Richardt, from your last post it sounds like you don't take any measurements at elevated temperatures that are subsequently verified by a cooled post boil sample, or a mash gravity reading that is verified against the laboratory yield of the mash. So if you do not verify any of your measurements, why are you arguing that you don't need to cool the sample in a sealed container???
This is a forum to discuss differences in home brewing techniques and methodology, and to learn more about the principles of brewing science. This discussion is proof of that.
Nyakavt, my reason is simple: IMO, there is no need to take a HIGH TEMP sample during the boil, so I don’t. Your statement that I don’t “verify any of my measurements” is misleading. I calibrate my instruments and use them appropriately—therefore I have high confidence in their results. If I use the instruments outside of normal operating conditions, I temper/adjust my interpretation of the results accordingly. IMO, the cover plate on my refractometer is my “sealed container” [see additional discussion below]. OTOH, given the observations of others who do this, if you’re taking a larger sample from boiling wort, you’ll need a larger container and should seal it while it chills to minimize any evaporation.
Whether you take the sample at the beginning of the boil or when you‘re done chilling the wort, you still need to know two things to do your efficiency calculations: wort volume and specific gravity. A refractometer is just a quicker way to get a SG reading. See “Efficiency Calculations” on http://en.wikipedia.org/wiki/Plato_scale
I’m suggesting that refractometer (or hydrometer) readings of already chilled wort might be a more sensible time to gather data for efficiency calculations, namely wort volume and specific gravity. Markings on the brew stick or on the fermenter indicate the wort volume. If done at that time, sample evaporation and temperature extremes are less of a concern with regards to measurement accuracy. Still, there remains some inaccuracy which arises from using refractometers to measure mixtures other than pure sucrose (for which they were originally designed). Nonetheless, the BYO article shows us how we can still use the refractometer with rather good accuracy if certain adjustments are made.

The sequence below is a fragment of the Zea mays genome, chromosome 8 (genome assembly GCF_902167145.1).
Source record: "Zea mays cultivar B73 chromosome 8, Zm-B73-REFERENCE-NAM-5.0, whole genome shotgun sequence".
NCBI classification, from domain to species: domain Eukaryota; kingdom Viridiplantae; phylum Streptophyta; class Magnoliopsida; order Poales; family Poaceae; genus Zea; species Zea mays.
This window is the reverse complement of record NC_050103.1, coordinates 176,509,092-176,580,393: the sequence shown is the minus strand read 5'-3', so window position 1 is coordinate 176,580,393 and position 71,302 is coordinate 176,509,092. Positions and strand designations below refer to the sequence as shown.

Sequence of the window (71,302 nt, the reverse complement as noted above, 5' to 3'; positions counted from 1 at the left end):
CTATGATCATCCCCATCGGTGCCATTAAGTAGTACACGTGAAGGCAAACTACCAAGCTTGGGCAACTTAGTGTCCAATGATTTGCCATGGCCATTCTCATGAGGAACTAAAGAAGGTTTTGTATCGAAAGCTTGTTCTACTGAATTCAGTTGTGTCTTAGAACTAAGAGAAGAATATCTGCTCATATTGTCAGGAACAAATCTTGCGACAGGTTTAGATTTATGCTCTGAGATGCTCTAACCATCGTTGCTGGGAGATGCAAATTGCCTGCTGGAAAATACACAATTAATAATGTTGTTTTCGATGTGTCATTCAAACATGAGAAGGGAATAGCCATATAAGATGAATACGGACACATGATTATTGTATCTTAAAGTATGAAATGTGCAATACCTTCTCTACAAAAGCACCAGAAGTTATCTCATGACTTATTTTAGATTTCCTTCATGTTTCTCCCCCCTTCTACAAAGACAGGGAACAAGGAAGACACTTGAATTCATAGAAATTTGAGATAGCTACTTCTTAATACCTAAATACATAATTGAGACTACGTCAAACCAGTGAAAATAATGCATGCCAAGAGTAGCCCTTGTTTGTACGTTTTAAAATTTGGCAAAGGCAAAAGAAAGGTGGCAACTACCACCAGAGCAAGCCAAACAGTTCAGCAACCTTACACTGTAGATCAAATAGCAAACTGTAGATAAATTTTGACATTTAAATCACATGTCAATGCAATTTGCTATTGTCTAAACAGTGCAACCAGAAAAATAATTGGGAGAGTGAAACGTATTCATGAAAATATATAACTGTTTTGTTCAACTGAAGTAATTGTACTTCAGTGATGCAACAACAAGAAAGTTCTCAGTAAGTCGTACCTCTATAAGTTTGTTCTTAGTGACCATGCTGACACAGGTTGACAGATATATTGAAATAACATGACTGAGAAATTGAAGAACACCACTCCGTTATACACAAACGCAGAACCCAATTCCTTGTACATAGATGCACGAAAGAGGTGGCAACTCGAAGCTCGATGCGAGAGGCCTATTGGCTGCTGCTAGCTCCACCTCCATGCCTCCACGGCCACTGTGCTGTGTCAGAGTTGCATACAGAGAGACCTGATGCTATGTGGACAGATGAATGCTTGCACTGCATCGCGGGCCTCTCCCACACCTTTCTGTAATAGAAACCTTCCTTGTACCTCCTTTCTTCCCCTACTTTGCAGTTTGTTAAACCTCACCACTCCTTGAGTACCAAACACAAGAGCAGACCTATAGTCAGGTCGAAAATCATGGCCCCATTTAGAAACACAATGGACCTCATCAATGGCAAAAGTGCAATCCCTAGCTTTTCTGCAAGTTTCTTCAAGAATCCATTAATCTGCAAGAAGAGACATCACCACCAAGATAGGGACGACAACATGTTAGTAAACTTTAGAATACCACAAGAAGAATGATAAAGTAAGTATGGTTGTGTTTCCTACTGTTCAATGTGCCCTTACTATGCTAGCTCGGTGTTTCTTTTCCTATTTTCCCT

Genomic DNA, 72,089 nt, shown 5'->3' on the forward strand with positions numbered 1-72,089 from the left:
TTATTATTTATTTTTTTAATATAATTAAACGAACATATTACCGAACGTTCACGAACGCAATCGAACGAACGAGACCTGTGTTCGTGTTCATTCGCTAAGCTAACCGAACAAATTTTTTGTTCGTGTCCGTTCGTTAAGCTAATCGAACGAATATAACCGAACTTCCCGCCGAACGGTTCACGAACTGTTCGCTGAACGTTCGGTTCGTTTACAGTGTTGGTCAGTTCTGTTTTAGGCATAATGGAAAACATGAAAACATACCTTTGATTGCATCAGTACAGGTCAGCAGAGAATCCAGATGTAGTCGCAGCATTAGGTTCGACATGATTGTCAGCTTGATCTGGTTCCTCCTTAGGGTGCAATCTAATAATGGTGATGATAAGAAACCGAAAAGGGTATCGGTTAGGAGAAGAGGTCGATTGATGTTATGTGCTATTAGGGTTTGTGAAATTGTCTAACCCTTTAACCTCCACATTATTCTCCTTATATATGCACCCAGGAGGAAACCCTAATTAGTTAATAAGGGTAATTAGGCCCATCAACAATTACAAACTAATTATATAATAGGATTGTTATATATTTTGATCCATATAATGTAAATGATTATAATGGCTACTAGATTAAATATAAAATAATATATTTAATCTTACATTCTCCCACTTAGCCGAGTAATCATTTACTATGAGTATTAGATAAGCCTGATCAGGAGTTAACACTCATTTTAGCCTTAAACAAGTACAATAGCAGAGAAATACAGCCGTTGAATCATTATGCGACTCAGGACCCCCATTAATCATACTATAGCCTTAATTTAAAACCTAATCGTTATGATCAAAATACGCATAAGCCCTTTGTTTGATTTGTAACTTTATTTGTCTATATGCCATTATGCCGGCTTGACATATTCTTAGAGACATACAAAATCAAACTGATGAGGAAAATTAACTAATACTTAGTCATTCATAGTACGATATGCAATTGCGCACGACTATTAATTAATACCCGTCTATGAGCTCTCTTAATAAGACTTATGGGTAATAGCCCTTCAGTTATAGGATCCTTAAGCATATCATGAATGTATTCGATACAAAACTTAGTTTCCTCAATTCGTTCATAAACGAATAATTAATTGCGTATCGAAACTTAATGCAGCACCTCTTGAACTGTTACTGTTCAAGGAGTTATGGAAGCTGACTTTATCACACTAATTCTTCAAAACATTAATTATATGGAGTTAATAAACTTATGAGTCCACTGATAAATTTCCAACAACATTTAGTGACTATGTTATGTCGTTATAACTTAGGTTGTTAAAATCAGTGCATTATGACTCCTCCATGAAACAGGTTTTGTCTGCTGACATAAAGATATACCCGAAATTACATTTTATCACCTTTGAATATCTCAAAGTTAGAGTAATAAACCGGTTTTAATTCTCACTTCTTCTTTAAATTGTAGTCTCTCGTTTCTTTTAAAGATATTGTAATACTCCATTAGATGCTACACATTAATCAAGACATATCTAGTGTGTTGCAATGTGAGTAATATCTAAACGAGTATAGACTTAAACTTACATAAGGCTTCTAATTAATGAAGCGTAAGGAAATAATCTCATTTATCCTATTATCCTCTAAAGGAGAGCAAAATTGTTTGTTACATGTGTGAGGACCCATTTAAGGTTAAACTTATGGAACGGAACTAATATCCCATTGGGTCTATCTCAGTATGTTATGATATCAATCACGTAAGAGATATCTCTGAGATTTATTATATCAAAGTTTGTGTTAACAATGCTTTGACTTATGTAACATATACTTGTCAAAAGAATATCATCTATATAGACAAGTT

Why take a sample at the time you begin your boil (i.e., when the sample is at 212 F and must be chilled to get a more accurate reading)? Why make more work for yourself?
My highest temp sample (<170F) is done at lautering to make sure I remain >3 Brix (> 1.012 SG), and not to calculate efficiency. For purposes of estimating the SG of final runnings, I’m comfortable with a “fuzzier” result or ballpark number. However, a sample at 212F is nearly 45F hotter. A10t2 (Sean) says he does it at full boil because he wants to adjust his boil time, if necessary.
I did read on a Fresno, California Extension Service site that excessively warm ambient temps (e.g. >68-86F, 20-30C; California Valley) can warm up the refractometer enough to cause falsely elevated Brix readings (Source: http://cefresno.ucdavis.edu/files/43066.pdf
). According to the site, taking a reading at 50F (10C) can throw off your Brix reading by 0.89 (nearly 4 gravity points higher). I suspect this is due to the excessive effect of the excessively high or low ambient temperature on the bimetal strip and the optical wedge it holds (the “ATC”, or automatic temperature compensator) within the refractometer and the effect of temperature on refractive index of the sample (RI is inversely related to temperature, i.e., RI decreases as temp increases). Having said that, one or two drops of hot or warm liquid on the refractometer (and 30 seconds wait) probably does not have as much of a difference, as long as the refractometer temperature is within the ambient range (and preferably on the lower end of it). I do know the sample is at ambient temp (cool) when I lick it off the refractometer surface after 30 seconds.
IMO, since the dropperette and the refractometer surface act as heat sinks (reducing the temperature closer to ambient temps), the temperature of my sample is well below the boiling point (reducing the amount of evaporation), and that I take two seconds or less to sample/smear/cover (very little opportunity for evaporation as I’ve created my own “sealed container” with the cover plate) with the refractometer, I’m less likely to experience temperature error. That may not be the case if 212F wort were sampled or the ambient temps during the brew day were really cold or really hot. Stratification may be a concern if I’m sampling from the boil kettle after chilling and may play a bigger role with darker and more dextrinous or proteinaceous beers, e.g. higher mash temps or wheat beers. Stratification errors can be minimized by mixing prior to sampling (i.e., during a rolling boil, or immediately after transfer to the fermenter). I may be making a mountain out of a molehill, but I think it can and does play a role—whether it is negligible or not, I just don’t know. Some sites I've looked at seem to suggest that it does matter.
I’m a homebrewer, not a commercial brewer--I don’t care if I miss a calculated target by a small amount. I also don’t care about my “efficiency”—which runs around 75% and sometimes higher. I do care about following the recipe accurately with regards to the amount of water used, the temps of the rest(s), the times of the various hop additions, etc. so that I can reproduce it again. I also have no doubts about the veracity of my measurements within the limitations of my instruments and the manner in which I use them.